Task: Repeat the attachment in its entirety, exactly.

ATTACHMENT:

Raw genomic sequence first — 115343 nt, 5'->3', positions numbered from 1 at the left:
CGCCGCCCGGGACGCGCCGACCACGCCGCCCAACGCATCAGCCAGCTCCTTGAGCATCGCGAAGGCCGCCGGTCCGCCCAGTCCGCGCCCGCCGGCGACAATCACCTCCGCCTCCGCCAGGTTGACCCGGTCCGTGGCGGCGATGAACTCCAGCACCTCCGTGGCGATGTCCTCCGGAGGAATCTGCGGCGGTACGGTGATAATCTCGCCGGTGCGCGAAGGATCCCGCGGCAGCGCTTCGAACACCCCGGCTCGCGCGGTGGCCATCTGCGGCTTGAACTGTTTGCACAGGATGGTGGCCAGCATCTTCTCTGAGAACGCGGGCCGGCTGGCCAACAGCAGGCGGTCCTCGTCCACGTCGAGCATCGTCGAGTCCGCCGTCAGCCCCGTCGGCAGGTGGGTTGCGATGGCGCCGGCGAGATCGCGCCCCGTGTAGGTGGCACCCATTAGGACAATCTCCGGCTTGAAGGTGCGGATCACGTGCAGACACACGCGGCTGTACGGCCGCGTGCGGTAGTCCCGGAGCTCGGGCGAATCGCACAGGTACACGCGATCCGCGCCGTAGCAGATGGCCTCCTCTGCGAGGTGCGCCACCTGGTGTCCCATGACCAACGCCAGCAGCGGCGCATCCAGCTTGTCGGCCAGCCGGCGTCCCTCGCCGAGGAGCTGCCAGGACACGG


Raw genomic sequence first — 115343 nt, 5'->3', positions numbered from 1 at the left:
CGCCGCCCGGGACGCGCCGACCACGCCGCCCAACGCATCAGCCAGCTCCTTGAGCATCGCGAAGGCCGCCGGTCCGCCCAGTCCGCGCCCGCCGGCGACAATCACCTCCGCCTCCGCCAGGTTGACCCGGTCCGTGGCGGCGATGAACTCCAGCACCTCCGTGGCGATGTCCTCCGGAGGAATCTGCGGCGGTACGGTGATAATCTCGCCGGTGCGCGAAGGATCCCGCGGCAGCGCTTCGAACACCCCGGCTCGCGCGGTGGCCATCTGCGGCTTGAACTGTTTGCACAGGATGGTGGCCAGCATCTTCTCTGAGAACGCGGGCCGGCTGGCCAACAGCAGGCGGTCCTCGTCCACGTCGAGCATCGTCGAGTCCGCCGTCAGCCCCGTCGGCAGGTGGGTTGCGATGGCGCCGGCGAGATCGCGCCCCGTGTAGGTGGCACCCATTAGGACAATCTCCGGCTTGAAGGTGCGGATCACGTGCAGACACACGCGGCTGTACGGCCGCGTGCGGTAGTCCCGGAGCTCGGGCGAATCGCACAGGTACACGCGATCCGCGCCGTAGCAGATGGCCTCCTCTGCGAGGTGCGCCACCTGGTGTCCCATGACCAACGCCAGCAGCGGCGCATCCAGCTTGTCGGCCAGCCGGCGTCCCTCGCCGAGGAGCTGCCAGGACACGG